Immunotherapy drugs encourage the body’s immune system to fight cancer cells. These treatments are occasionally used to treat advanced kidney cancer.

There are many clinical trials looking at new immunotherapy drugs that may be useful in future in treating kidney cancer.

Interferon alpha-2a (Roferon-A®)

Interferon can be used to treat advanced kidney cancer and is sometimes given along with bevacizumab (Avastin®).

Interferon is naturally produced by the body in small amounts and can also be made as a drug. It has effects on the body’s immune system that can help fight some cancers.

Interferon is usually given three times a week by injection under the skin (subcutaneously). You, a relative or carer can be taught how to do this at home. In the first couple of weeks, interferon often causes flu-like symptoms, such as chills, a high temperature, headaches, and aching in the back, joints and muscles. Your doctor can prescribe medicine, such as paracetamol, to reduce these symptoms. Another common side effect of interferon is feeling very tired (fatigue).

Aldesleukin (interleukin-2, Proleukin®)

Aldesleukin is an artificial version of a protein that occurs naturally in the body. You have it as a drip into a vein (intravenously).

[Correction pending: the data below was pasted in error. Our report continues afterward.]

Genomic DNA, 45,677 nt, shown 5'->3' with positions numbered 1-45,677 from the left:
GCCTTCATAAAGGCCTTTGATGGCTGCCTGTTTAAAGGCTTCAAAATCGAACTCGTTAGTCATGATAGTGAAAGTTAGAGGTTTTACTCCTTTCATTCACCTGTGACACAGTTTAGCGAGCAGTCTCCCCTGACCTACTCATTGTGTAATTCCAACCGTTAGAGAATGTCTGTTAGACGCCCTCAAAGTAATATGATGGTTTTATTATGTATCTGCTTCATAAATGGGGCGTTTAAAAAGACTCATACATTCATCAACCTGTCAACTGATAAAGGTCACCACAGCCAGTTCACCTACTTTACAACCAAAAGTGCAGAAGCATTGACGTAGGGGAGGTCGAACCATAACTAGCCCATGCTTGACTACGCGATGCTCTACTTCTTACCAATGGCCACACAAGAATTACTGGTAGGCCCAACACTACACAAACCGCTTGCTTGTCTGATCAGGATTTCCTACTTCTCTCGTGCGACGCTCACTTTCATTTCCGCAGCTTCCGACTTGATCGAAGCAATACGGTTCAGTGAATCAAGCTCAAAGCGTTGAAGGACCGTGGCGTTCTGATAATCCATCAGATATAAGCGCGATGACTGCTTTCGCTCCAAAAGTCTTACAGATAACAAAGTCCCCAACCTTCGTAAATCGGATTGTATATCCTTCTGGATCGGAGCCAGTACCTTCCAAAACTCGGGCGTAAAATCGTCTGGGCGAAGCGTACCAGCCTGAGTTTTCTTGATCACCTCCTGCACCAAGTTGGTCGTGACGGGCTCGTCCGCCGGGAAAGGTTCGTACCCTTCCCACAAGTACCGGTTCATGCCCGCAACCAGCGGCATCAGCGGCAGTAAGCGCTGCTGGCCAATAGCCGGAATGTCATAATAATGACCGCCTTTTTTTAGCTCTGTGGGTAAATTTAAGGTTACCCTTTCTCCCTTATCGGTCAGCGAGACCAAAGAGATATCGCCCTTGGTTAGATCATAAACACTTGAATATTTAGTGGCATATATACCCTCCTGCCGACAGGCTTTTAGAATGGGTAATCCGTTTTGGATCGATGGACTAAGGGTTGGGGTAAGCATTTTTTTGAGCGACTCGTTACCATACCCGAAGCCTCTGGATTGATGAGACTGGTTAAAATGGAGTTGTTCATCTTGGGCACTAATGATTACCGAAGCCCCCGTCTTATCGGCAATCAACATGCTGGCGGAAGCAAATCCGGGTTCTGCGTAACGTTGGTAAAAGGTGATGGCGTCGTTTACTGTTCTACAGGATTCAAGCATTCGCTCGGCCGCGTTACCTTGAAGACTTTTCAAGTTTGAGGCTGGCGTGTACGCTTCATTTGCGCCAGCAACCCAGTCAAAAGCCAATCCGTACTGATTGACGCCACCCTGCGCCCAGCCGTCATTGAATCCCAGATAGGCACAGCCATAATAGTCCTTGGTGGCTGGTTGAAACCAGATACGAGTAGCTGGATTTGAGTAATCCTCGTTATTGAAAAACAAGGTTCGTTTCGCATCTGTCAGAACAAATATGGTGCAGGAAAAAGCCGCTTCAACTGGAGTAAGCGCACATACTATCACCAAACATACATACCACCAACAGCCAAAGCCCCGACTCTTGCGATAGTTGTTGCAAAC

This treatment is very specialised and only given in a few units in the UK. You’ll need to stay in hospital to have it. Common side effects of aldesleukin are flu-like symptoms, feeling sick or losing your appetite. It may also cause some serious side effects on the heart and lungs, so people having aldesleukin are closely monitored.

Back to Treating

Making treatment decisions

Your doctors may tell you there are different options for your treatment. Having the right information will help you make the right decision for you.

Surgery for kidney cancer

Surgery involves removing all or part of the cancer with an operation. It is an important treatment for many cancers.

Monitoring kidney cancer

Sometimes, active treatment may not be immediately necessary or appropriate. Doctors may suggest monitoring small, low-grade cancers.

Targeted (biological) therapies

Targeted (biological) therapies interfere with the way cells grow and divide. Find out how they may be used to treat kidney (renal) cancer.

Radiotherapy for kidney cancer

Radiotherapy uses high-energy rays to destroy cancer cells. It may relieve symptoms caused by kidney cancer that has spread to other parts of the body.

Clinical trials

Many people are offered a trial as part of treatment. Find out more to help you decide if a trial is right for you.

Life after cancer treatment

You might be thinking about how to get back to normal following treatment. Find advice, information and support about coping with and after cancer.